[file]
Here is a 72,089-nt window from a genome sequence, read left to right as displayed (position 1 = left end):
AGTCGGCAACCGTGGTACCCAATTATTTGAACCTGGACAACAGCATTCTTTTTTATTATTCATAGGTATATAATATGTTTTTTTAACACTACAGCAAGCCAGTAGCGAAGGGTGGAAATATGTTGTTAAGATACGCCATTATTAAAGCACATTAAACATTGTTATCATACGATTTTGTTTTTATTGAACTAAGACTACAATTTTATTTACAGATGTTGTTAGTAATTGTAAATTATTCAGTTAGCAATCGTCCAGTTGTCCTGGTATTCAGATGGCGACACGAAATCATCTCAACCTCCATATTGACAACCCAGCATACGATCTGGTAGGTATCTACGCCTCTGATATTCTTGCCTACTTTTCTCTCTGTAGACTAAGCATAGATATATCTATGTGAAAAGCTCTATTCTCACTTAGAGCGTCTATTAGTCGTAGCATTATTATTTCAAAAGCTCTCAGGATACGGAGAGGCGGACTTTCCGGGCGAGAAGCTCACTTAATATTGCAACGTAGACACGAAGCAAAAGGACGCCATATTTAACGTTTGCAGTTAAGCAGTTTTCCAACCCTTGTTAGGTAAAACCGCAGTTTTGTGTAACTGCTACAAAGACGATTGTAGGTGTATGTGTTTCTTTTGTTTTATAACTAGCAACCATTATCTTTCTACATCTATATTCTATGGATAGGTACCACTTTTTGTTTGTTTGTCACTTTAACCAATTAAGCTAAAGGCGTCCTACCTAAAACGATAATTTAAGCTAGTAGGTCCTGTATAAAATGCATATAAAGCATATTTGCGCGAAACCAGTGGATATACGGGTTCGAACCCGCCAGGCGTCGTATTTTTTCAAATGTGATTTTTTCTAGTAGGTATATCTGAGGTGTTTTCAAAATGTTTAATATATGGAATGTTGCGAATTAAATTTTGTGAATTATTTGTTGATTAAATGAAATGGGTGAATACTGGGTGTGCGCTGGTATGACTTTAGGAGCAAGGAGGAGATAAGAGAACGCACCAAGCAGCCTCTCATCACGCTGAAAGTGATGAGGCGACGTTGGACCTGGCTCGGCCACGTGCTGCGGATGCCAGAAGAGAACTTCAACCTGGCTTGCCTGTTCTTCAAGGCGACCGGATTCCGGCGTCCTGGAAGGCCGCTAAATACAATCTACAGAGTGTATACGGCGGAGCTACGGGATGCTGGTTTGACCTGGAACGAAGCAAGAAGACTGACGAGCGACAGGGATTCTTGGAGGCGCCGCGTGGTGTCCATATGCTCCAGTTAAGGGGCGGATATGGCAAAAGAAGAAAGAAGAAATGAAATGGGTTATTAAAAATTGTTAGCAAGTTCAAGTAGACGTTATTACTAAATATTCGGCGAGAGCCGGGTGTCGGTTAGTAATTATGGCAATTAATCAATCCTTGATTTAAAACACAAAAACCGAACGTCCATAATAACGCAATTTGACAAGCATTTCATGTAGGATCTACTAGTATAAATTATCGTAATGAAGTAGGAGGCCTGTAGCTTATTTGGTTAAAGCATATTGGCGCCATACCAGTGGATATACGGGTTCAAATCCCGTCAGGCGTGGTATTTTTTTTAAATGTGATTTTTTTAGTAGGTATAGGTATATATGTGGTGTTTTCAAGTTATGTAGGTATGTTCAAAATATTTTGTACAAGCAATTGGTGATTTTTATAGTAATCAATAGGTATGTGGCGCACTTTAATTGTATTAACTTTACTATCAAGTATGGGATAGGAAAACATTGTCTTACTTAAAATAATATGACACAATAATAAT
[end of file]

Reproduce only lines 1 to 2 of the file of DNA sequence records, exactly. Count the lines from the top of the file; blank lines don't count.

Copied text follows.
Here is a 72,089-nt window from a genome sequence, read left to right as displayed (position 1 = left end):
AGTCGGCAACCGTGGTACCCAATTATTTGAACCTGGACAACAGCATTCTTTTTTATTATTCATAGGTATATAATATGTTTTTTTAACACTACAGCAAGCCAGTAGCGAAGGGTGGAAATATGTTGTTAAGATACGCCATTATTAAAGCACATTAAACATTGTTATCATACGATTTTGTTTTTATTGAACTAAGACTACAATTTTATTTACAGATGTTGTTAGTAATTGTAAATTATTCAGTTAGCAATCGTCCAGTTGTCCTGGTATTCAGATGGCGACACGAAATCATCTCAACCTCCATATTGACAACCCAGCATACGATCTGGTAGGTATCTACGCCTCTGATATTCTTGCCTACTTTTCTCTCTGTAGACTAAGCATAGATATATCTATGTGAAAAGCTCTATTCTCACTTAGAGCGTCTATTAGTCGTAGCATTATTATTTCAAAAGCTCTCAGGATACGGAGAGGCGGACTTTCCGGGCGAGAAGCTCACTTAATATTGCAACGTAGACACGAAGCAAAAGGACGCCATATTTAACGTTTGCAGTTAAGCAGTTTTCCAACCCTTGTTAGGTAAAACCGCAGTTTTGTGTAACTGCTACAAAGACGATTGTAGGTGTATGTGTTTCTTTTGTTTTATAACTAGCAACCATTATCTTTCTACATCTATATTCTATGGATAGGTACCACTTTTTGTTTGTTTGTCACTTTAACCAATTAAGCTAAAGGCGTCCTACCTAAAACGATAATTTAAGCTAGTAGGTCCTGTATAAAATGCATATAAAGCATATTTGCGCGAAACCAGTGGATATACGGGTTCGAACCCGCCAGGCGTCGTATTTTTTCAAATGTGATTTTTTCTAGTAGGTATATCTGAGGTGTTTTCAAAATGTTTAATATATGGAATGTTGCGAATTAAATTTTGTGAATTATTTGTTGATTAAATGAAATGGGTGAATACTGGGTGTGCGCTGGTATGACTTTAGGAGCAAGGAGGAGATAAGAGAACGCACCAAGCAGCCTCTCATCACGCTGAAAGTGATGAGGCGACGTTGGACCTGGCTCGGCCACGTGCTGCGGATGCCAGAAGAGAACTTCAACCTGGCTTGCCTGTTCTTCAAGGCGACCGGATTCCGGCGTCCTGGAAGGCCGCTAAATACAATCTACAGAGTGTATACGGCGGAGCTACGGGATGCTGGTTTGACCTGGAACGAAGCAAGAAGACTGACGAGCGACAGGGATTCTTGGAGGCGCCGCGTGGTGTCCATATGCTCCAGTTAAGGGGCGGATATGGCAAAAGAAGAAAGAAGAAATGAAATGGGTTATTAAAAATTGTTAGCAAGTTCAAGTAGACGTTATTACTAAATATTCGGCGAGAGCCGGGTGTCGGTTAGTAATTATGGCAATTAATCAATCCTTGATTTAAAACACAAAAACCGAACGTCCATAATAACGCAATTTGACAAGCATTTCATGTAGGATCTACTAGTATAAATTATCGTAATGAAGTAGGAGGCCTGTAGCTTATTTGGTTAAAGCATATTGGCGCCATACCAGTGGATATACGGGTTCAAATCCCGTCAGGCGTGGTATTTTTTTTAAATGTGATTTTTTTAGTAGGTATAGGTATATATGTGGTGTTTTCAAGTTATGTAGGTATGTTCAAAATATTTTGTACAAGCAATTGGTGATTTTTATAGTAATCAATAGGTATGTGGCGCACTTTAATTGTATTAACTTTACTATCAAGTATGGGATAGGAAAACATTGTCTTACTTAAAATAATATGACACAATAATAAT